Thursday, January 6, 2011

The Case Of Stephen Jordan: Hissing the King and his allies 1915 by Ronan Killeen

Picture: Mr. Quinn, Frank Hynes and possibly Stephen Jordan on the right.
Photo from The-Quinns-of-Athenry.

On the 27th November 1915 in the Irish Times a Unionist paper at the time it was reported...

In the King's Bench Division; Dublin before Mr.Justice Gibson and Mr.Justice Kenny, in the case of Stephen Jordan, Shoemaker, of Darla (Davis) street, Athenry, who on prosecution brought against him on summons by District Inspector Collins under the Defence of the Realm (consolidation) Regulations, 1914-1915, fir hissing photograph's of the King and his allied crowned heads, and cheering for the Kaiser and his allied crowned heads at a cinematograph exhibition in the Athenry Town Hall on the 12th of June last.
   He was sentenced to one month's imprisonment, with hard labour, by the magistrates at Athenry Petty Sessions on the 25th June last, and also in the cases of in which Leo Egan, John Cleary and Michael Regan were convicted at the Petty sessions for aiding and abetting Jordan's hissing the photograph's mentioned, and cheering the Kaiser and his crowned heads, and were ordered to give bail for good behaviour in twelve months, or in default to be imprisoned for one month.

Mr. T.F. Ward (instructed by Messrs. John C.Conroy and Son) applied to have the conditional orders granted by Mr.Justice Ross quashing the convictions made absolute on the ground that if the petty sessions court was illegally constituted, in much as one of the magistrates adjudicating of the High Sheriff County Galway, Mr.Frank Shawe-Taylor, of Moor Park, Athenry.*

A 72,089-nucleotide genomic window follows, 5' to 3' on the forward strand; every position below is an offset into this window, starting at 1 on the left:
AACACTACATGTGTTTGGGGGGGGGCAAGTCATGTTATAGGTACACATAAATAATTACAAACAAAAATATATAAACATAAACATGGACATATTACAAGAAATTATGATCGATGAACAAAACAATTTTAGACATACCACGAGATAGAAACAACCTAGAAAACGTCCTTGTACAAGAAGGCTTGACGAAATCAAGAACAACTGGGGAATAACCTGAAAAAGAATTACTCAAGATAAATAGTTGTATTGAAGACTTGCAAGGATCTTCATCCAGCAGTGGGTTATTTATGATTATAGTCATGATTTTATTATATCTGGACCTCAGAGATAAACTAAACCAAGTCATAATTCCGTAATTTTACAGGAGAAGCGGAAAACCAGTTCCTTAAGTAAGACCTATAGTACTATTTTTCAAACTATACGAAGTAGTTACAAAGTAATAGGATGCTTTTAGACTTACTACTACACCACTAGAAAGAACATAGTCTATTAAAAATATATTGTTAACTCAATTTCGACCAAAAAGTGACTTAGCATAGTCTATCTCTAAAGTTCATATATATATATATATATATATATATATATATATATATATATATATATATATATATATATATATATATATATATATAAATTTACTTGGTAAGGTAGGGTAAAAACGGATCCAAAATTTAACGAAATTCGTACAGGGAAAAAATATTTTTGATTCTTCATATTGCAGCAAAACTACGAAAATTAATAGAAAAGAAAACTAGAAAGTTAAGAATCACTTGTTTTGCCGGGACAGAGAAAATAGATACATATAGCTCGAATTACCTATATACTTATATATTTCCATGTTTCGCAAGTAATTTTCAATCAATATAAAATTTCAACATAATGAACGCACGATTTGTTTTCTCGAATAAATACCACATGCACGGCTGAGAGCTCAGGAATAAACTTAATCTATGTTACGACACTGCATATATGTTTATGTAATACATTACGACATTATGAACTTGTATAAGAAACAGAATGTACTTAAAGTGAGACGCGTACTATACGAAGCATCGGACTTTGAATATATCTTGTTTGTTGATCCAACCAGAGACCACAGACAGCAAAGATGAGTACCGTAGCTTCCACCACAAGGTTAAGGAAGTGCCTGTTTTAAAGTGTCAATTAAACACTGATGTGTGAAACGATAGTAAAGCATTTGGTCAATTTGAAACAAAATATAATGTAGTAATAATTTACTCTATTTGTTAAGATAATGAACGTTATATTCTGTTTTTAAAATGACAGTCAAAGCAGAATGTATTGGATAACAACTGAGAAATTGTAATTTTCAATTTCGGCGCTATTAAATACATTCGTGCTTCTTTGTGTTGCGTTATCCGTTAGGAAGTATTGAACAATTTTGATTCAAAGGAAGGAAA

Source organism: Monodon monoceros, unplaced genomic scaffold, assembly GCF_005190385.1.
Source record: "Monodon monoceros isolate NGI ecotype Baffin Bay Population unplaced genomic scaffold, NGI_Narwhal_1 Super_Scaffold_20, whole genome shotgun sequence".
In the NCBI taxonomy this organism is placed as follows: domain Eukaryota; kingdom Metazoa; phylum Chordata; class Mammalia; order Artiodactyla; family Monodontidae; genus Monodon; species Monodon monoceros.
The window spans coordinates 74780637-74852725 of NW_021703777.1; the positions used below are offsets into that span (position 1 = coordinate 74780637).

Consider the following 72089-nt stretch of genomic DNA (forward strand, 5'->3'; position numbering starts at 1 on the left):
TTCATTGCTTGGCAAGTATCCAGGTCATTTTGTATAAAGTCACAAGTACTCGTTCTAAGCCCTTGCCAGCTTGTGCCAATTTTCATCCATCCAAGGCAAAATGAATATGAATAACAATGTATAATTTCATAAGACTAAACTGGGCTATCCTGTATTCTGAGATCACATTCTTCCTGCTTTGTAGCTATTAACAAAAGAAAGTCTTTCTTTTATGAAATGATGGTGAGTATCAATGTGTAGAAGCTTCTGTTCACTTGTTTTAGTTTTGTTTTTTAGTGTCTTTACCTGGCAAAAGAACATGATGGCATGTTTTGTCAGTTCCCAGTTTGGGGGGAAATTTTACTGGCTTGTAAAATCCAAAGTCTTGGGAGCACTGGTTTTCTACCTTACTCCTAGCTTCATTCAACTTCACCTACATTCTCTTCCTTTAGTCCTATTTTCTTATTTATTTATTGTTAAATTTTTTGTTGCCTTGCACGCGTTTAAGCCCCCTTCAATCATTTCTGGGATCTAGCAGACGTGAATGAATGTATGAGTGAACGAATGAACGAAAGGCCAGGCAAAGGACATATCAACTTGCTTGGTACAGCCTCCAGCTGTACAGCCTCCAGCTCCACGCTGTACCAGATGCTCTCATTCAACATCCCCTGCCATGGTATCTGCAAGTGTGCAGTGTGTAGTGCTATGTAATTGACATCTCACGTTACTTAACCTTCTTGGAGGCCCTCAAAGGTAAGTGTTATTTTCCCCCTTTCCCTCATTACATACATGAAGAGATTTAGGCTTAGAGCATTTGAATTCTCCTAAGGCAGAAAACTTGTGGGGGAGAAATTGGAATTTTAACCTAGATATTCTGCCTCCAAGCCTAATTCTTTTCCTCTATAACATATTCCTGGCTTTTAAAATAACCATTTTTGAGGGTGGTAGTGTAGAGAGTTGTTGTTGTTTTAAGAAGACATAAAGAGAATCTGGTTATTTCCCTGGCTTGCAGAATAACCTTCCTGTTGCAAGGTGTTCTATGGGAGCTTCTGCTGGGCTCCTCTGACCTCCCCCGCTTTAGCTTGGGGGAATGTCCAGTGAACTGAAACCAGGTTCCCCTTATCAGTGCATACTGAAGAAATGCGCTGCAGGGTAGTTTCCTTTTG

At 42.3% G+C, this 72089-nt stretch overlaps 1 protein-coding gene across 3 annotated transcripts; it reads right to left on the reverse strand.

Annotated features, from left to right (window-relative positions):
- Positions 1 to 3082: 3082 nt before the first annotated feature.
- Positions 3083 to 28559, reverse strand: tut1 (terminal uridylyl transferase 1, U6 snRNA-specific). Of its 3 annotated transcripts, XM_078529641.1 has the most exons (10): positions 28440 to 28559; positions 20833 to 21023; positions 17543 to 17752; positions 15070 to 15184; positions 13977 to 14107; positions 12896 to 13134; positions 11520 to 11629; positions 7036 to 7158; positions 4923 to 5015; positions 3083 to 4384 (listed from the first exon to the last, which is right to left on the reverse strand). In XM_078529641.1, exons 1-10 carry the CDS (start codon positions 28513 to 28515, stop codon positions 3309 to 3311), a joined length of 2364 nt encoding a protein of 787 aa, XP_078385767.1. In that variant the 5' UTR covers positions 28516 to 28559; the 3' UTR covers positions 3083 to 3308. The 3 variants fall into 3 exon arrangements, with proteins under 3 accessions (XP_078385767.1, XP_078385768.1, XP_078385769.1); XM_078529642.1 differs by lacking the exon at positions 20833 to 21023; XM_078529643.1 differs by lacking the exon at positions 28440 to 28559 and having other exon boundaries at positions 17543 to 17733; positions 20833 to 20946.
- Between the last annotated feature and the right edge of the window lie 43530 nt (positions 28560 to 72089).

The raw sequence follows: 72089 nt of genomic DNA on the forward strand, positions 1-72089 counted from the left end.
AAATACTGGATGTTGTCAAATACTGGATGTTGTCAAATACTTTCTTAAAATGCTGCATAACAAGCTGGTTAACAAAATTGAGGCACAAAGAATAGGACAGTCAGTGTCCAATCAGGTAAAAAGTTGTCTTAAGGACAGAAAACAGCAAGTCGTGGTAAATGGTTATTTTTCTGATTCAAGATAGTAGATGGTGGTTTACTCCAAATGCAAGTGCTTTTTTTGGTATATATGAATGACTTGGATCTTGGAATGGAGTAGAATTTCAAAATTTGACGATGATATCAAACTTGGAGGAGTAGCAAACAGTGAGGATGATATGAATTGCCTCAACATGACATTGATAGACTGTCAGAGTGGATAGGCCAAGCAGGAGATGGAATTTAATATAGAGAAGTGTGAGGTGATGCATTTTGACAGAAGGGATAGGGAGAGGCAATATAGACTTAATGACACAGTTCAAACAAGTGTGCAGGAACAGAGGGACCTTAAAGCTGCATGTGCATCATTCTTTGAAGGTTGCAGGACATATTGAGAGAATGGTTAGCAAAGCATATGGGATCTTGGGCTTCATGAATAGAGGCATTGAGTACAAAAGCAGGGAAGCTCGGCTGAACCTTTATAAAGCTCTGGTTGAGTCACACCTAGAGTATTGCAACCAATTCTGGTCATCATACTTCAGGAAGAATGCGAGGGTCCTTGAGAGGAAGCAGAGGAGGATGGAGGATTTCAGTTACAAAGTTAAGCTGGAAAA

The other magistrates were Messrs Kildare, R.M. Samuel Taylor, and W.G. Moriarity. The statute 7 William IV. c.13 prohibited a High Sheriff from exercising the office of the justice of peace for the county of which he was High Sheriff during his term.
   It appeared that the objection was not taken at the Petty Sessions proceedings, as the fact referred to was not known to the defendants’ representatives until afterwards. The conditional orders had been already absolute in the King's Bench office. The court granted the application, making the conditional orders absolute, and quashing the convictions.

I will be talking about Frank Shawe-Taylor when I get to the Irish War of Independence in a couple of months.

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